Critical race theory – why it should be taught in our schools

William T. Robinson, Jr.

Teaching critical race theory has become a subject of contention that has ignited a firestorm between its supporters and opponents. The truth is that many people are unaware or misled about what it really means. Critical race theory is a movement to help critically examine or explain the role of race and racism incorporated in our major institutions that play a part in denying African Americans basic human rights even today, especially as it applies to our laws and racial justice. One’s understanding on its relevancy (or lack thereof) is based on who is fueling the information and what their motive or objective is. Whether you are a supporter or critic of critical race theory, your opinion or view should be formulated by facts and not subjected to unsubstantiated information fueled by subjective racist views.

First, we must be honest in acknowledging that African American history (which is part of American history) has been diluted, whitewashed, and sometimes ignored in many of our predominantly White educational institutions. America seems to want to forget or ignore its historically poor treatment of African Americans consisting of dehumanizing, enslaving, disenfranchising, and denying Blacks of basic opportunities inherently afforded to White Americans. White Americans must realize whether they like it or not that enslaved African Americans built this country and made it possible for them to enjoy the generational wealth they now possess. But our judicial system has disproportionately targeted, penalized, and criminalized African Americans as a people.

Black history tells us about the accomplishments and achievements of African Americans in spite of the suffering and difficulties they endured as an oppressed people. The critical race theory attempts to analyze and bring to light the full extent of the modus operandi of race and racism in our judicial system to promote White supremacy and maintain the status quo which continues to keep people of color in their place.

Contrary to what many White critics argue, it is not about trying to make White people feel guilty. It is about exposing the truth so we can go forward. Some politicians have politicized critical race theory as a divisive tool using it to incite their constituents or base. They claim teaching the critical race theory intentionally makes White children feel bad or guilty about our nation’s participation and practice in enslaving and dehumanizing African Americans. But realistically it would only make White Americans more aware and adamant in initiating amends and correcting crucial iniquities needed in helping this country going forward.

Some cities and states have proposed or passed legislation against the critical race theory being taught in their educational institutions. I would think that intelligent people seeking the truth would be insulted and demand the right and opportunity to form their own opinion based on information provided educationally. Exposure to diverse ideologies and philosophies about events and occurrences is necessary for critical thinking and would be an injustice to the American people if not utilized, even if exposing our history may prove embarrassing, hurtful and guilt provoking.

In all honesty, we are literally facing an attack on freedom of speech which is daily being compromised. Having a handful of self serving, myopic people dictating laws and policies on what we can read or write will prove to be detrimental to our liberty and freedom in the future if we are not vigilant about what is happening now. Refusing to teach critical race theory only serves in the continuation of false narratives devoid of the truth in supporting a White supremacy agenda in our legal system and institutions.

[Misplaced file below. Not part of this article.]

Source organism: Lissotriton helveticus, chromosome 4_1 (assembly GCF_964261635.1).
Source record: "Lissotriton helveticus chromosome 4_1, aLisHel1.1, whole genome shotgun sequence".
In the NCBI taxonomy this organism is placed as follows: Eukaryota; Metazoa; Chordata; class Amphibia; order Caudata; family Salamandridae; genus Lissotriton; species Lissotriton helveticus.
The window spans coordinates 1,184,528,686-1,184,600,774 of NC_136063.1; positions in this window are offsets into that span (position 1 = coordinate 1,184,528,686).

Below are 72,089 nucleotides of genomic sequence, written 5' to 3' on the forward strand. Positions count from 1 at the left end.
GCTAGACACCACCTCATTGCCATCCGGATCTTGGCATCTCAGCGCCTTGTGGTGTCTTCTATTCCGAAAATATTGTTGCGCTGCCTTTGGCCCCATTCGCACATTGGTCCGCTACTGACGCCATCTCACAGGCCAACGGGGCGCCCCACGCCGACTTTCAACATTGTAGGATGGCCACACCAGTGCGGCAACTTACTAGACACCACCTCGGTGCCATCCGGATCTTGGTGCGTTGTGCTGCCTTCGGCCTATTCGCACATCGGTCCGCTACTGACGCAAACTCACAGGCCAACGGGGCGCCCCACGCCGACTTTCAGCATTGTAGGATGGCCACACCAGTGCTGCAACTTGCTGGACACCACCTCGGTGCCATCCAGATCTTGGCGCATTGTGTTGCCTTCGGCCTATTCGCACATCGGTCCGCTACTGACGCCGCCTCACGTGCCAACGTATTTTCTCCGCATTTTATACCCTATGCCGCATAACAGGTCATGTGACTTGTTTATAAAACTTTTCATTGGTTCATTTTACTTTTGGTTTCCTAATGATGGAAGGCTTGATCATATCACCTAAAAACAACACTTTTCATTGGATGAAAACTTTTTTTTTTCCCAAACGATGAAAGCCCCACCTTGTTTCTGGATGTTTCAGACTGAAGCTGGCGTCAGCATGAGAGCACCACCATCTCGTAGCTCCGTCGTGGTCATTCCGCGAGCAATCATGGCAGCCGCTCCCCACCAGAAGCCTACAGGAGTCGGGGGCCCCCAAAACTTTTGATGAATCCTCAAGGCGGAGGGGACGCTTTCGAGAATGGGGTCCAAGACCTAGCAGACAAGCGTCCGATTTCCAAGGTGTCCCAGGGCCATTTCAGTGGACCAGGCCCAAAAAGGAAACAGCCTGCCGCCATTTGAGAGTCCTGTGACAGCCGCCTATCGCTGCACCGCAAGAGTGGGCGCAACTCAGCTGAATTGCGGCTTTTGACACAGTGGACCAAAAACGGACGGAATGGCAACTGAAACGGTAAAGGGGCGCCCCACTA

I would imagine that most conscientious Americans have enough faith in their children to believe they are capable of forming their own ideas and opinions (good or bad) based on the information they are presented. They should have that right, devoid of those randomly picking and choosing what they personally feel should be taught or not taught based on their own subjective prejudices and biases. Depriving the country of the truth by refusing to acknowledge certain realities of our history has contributed to allowing systemic racism to infiltrate and subtly flourish in all our major institutions politically, socially and economically.

Hiding or refusing to acknowledge or teach the truth of history doesn’t help eradicate or correct the injustices and inequalities we see existing in this country. It allows it to continue. We must be aware of the snake oil peddling demagogues, politicians, and naysayers promoting hate and division by claiming that anyone who bring to light the inequities and shortcoming of this country is unpatriotic and ungrateful.

From my lenses as an African American, I see Americans who have a sincere love for this country   voicing their concerns to address and correct historical wrongs that could help catapult this country into making it better—honoring its claim as the best country in the world. Shouldn’t teaching critical race theory help acknowledge the extent and effect of race and racism in our legal justice system and institutions, thus allowing us as a nation to make much needed amends going forward?

Remember an illness ignored or untreated will only spread or become worse. Ones subjective feelings should not negate the truth in going forward. We must acknowledge and wash what is dirty to make it clean.

(Postscript: Should the teaching of critical race theory even be contentious at a time when we are considering the problems caused by the coronavirus, environmental disasters, and racial injustice? Could it be a smoke scream or diversion from dealing with more pertinent issues?)

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